Enjoy The Benefits Of Oats By Making Oatmeal Overnight

Oats have more protein, healthy fats, and fewer carbohydrates than many other whole grains, making it an excellent part of a diabetes care diet.

The soluble fiber in oats helps control blood sugar by slowing digestion and glucose absorption. Eating oats is also associated with better cholesterol and blood pressure numbers, and its phytonutrients have antioxidant, and anti-inflammatory effects.

Oatmeal and oats can also assist with weight management by helping us feel full longer. Australian researchers rated oatmeal first among breakfast fare for satisfying morning appetites. The slightly sweet oat flavor may help assuage our sweet tooth as well.

Oat Basics

Oats (Avena sativa) are different from most commonly consumed grains because they rarely have the bran and germ removed during processing. This means if we see oats, or oat flour on a label we are likely getting whole grain.

Most oats sold in the U.S. are steamed and flattened, or rolled, a process that allows oats to cook more quickly, and have a softer consistency. Amazingly, an 18 ounce box or bag of old fashioned oats contains approximately 26,000 rolled oats.

People who prefer a heartier oatmeal texture need to look for steel-cut oats, also called Irish or Scottish oats. Steel-cut means the entire oat kernel is sliced into smaller pieces so water can penetrate the grain during cooking. The result is a thick but creamy porridge that many people prefer.

Anyone watching carbs or calories should consider avoiding instant oatmeals since many of them have added sugars. However, we can still keep breakfast prep time to a minimum by making our oatmeal overnight.

Slow-Cooked Overnight Oatmeal

With the help of a trusty slow cooker, oatmeal is no longer a dish that needs to be made in the morning:

  • Preparation. Combine 8 cups water, 2 cups steel-cut oats, 1/3 cup dried cranberries, 1/3 cup chopped dried apricots, and 1/4 teaspoon salt in a 5 or 6 quart slow cooker. Put on the lid, and cook on low for 7 to 8 hours, or until the oats are tender, and the porridge is creamy.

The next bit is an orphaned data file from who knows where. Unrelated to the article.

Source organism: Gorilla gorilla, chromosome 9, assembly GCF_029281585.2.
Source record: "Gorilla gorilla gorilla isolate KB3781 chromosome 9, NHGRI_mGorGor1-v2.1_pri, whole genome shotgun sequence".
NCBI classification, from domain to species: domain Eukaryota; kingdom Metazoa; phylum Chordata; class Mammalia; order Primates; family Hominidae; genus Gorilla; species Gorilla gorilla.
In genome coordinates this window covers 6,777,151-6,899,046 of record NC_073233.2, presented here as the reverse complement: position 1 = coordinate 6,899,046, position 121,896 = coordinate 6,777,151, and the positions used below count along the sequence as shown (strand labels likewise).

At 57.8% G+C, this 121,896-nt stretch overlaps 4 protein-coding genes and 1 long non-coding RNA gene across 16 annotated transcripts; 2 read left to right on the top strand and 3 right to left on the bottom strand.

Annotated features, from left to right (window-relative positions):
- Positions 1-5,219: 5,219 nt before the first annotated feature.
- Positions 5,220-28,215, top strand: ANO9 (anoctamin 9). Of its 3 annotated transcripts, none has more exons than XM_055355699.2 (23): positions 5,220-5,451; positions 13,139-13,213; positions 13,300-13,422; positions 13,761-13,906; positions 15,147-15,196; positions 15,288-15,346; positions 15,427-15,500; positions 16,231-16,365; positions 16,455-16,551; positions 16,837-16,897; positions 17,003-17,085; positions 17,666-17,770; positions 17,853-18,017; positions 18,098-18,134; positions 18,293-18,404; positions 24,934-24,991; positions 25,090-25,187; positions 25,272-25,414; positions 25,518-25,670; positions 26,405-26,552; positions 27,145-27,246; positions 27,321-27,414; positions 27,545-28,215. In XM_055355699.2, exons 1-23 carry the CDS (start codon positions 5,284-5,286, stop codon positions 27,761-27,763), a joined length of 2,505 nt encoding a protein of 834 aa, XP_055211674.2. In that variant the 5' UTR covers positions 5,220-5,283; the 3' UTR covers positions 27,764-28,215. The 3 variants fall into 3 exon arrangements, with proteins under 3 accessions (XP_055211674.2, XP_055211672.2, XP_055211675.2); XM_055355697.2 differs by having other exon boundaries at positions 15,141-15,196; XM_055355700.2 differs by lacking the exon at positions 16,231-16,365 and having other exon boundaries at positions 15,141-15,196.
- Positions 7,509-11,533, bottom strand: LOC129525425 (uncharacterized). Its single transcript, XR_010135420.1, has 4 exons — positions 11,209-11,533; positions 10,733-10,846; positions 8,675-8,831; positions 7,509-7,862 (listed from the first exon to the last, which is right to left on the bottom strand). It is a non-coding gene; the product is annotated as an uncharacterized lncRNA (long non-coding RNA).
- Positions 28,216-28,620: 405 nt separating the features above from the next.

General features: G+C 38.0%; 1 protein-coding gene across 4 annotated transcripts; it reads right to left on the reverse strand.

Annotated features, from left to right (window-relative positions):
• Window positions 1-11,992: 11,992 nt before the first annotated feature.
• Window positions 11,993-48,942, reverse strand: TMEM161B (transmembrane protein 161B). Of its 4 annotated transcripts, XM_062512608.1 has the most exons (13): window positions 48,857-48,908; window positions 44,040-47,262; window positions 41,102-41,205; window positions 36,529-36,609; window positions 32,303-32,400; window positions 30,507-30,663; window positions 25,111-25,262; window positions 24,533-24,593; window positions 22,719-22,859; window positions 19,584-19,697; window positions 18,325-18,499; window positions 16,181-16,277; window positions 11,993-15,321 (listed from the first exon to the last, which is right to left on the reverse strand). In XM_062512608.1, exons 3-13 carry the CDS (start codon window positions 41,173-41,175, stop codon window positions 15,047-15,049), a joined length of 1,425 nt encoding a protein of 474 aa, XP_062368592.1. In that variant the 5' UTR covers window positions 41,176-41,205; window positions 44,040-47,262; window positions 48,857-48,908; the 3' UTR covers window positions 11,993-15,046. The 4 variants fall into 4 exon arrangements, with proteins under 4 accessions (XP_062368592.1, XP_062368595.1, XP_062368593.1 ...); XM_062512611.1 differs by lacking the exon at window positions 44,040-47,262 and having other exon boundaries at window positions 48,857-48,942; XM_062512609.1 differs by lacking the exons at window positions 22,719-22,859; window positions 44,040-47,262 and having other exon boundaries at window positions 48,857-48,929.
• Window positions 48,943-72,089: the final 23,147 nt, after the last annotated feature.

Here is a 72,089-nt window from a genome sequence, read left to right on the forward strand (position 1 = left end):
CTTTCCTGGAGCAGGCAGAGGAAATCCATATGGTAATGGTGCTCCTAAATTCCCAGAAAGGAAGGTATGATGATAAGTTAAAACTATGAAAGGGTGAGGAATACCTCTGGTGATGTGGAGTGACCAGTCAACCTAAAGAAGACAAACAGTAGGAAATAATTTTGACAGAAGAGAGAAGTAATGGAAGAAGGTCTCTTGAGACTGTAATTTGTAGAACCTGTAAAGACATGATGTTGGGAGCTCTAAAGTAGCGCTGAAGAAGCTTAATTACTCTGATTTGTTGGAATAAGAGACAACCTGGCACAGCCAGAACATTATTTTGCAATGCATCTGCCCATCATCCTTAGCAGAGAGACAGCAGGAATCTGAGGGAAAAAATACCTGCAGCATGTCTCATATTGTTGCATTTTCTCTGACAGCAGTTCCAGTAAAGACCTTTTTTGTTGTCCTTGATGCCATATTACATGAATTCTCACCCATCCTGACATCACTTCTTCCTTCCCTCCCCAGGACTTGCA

• Leftovers. Keep the leftover oatmeal in your fridge for quick breakfasts the rest of the week. Just add 1 or 2 tablespoons water to a single serving and reheat in the microwave (1 to 2 minutes).

This recipe makes 8 one cup servings; one serving provides: 188 calories, 3 g fat, 9 g fiber, 34 g carbohydrates, 6 g sugars, and 6 g protein.

Portable, No-Cook Oatmeal

For those who don’t want to bother with a slow cooker, oatmeal can still be made overnight—and even tossed in a bag to eat at work.

  • Basic Recipe. For one serving, simply mix 1/2 cup old-fashioned rolled oats, 1/2 cup water, and a pinch of salt in a mason jar - or other type of jar. Cover and refrigerate overnight, or for up to three days. (Do not use quick cooking oats, or you’ll end up with mush.)
  • Embellishments. Before eating the oatmeal stir in sweeteners, spices, or creamers such as a dollop of plain yogurt, or ricotta, 1 or 2 teaspoons of maple syrup, some cinnamon, cardamom, or a tablespoon of almond butter - whatever is preferred. Top the cereal off with a few berries, chopped or slivered nuts, sliced banana, or a bit of dried fruit.

Eat this easy, overnight oatmeal cold, at room temperature, or warmed via microwave. It should help you feel full and satisfied through most of a busy morning.

Sources: Whole Grains Council; EatingWell; EatingWell
Photo credit: EatingWell.com

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